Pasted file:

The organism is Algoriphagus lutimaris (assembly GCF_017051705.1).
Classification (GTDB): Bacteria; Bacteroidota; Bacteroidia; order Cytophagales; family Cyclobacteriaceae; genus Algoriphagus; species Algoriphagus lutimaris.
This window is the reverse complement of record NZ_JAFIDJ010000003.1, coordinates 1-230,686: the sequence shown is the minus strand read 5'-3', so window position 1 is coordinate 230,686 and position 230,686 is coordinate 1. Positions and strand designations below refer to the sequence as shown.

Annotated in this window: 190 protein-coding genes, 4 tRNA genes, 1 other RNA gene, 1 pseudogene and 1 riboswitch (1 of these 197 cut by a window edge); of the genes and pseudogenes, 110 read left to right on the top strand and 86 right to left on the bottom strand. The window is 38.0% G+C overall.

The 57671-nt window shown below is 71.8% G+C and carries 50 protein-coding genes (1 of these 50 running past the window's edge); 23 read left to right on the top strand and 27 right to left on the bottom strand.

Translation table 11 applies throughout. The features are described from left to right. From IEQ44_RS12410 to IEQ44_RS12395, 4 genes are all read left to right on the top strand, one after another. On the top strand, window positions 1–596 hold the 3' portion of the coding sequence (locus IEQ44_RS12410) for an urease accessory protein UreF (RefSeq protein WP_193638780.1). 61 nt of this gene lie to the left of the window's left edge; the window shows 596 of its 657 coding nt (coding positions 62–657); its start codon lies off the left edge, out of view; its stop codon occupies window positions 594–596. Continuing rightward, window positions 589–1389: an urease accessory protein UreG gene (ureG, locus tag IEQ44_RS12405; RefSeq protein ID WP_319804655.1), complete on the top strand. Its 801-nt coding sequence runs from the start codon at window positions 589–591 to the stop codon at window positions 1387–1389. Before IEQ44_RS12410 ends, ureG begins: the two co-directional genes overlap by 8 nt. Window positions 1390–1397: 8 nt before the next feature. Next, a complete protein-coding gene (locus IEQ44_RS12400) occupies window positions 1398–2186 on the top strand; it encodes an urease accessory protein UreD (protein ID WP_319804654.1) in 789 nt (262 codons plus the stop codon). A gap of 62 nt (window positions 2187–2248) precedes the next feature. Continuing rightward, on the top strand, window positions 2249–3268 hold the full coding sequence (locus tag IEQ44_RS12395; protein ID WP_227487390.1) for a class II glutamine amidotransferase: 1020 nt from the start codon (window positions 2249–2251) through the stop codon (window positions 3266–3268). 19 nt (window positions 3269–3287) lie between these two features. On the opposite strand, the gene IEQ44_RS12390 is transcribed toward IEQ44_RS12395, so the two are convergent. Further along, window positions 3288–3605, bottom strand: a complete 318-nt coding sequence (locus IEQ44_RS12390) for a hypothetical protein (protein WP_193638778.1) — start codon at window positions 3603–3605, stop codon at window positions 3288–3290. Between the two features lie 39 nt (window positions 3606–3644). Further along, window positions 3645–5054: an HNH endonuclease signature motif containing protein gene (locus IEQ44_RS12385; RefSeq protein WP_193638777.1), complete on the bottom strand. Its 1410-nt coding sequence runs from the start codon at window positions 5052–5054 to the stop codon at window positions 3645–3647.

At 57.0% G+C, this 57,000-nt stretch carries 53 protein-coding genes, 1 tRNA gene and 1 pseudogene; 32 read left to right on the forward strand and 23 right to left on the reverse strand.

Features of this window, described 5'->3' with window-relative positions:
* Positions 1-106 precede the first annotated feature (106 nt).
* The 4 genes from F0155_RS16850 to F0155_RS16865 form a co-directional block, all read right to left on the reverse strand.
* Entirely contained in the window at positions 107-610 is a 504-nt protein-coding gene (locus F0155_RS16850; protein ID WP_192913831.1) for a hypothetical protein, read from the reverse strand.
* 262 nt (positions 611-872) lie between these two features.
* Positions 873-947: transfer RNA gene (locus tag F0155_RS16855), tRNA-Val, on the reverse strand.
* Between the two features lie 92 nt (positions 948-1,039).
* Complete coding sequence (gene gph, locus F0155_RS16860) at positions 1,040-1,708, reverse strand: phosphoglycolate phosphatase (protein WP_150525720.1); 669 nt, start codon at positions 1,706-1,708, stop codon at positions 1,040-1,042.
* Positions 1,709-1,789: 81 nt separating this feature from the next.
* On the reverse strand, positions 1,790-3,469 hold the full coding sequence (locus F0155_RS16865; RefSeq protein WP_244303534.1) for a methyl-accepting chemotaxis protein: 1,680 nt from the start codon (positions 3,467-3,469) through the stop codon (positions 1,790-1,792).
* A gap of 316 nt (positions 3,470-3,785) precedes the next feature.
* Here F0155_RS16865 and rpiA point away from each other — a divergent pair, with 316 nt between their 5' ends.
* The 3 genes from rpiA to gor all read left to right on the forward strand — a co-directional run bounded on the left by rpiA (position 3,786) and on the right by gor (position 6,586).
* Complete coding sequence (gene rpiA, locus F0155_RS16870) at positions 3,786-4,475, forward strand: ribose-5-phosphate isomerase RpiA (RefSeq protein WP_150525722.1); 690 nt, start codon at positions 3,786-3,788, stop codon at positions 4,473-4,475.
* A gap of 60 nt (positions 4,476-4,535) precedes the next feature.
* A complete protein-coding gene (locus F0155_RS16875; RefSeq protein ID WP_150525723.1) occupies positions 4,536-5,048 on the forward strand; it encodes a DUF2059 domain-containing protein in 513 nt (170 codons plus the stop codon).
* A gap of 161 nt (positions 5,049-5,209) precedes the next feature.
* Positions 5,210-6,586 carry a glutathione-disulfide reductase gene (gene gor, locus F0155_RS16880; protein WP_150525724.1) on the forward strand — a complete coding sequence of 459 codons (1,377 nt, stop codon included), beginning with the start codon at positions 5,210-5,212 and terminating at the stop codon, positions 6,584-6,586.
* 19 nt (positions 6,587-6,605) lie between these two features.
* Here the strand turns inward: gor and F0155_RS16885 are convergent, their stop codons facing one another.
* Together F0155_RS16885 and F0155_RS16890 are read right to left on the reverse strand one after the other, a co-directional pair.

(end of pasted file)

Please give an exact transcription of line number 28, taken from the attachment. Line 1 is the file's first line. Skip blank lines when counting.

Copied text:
* Together F0155_RS16885 and F0155_RS16890 are read right to left on the reverse strand one after the other, a co-directional pair.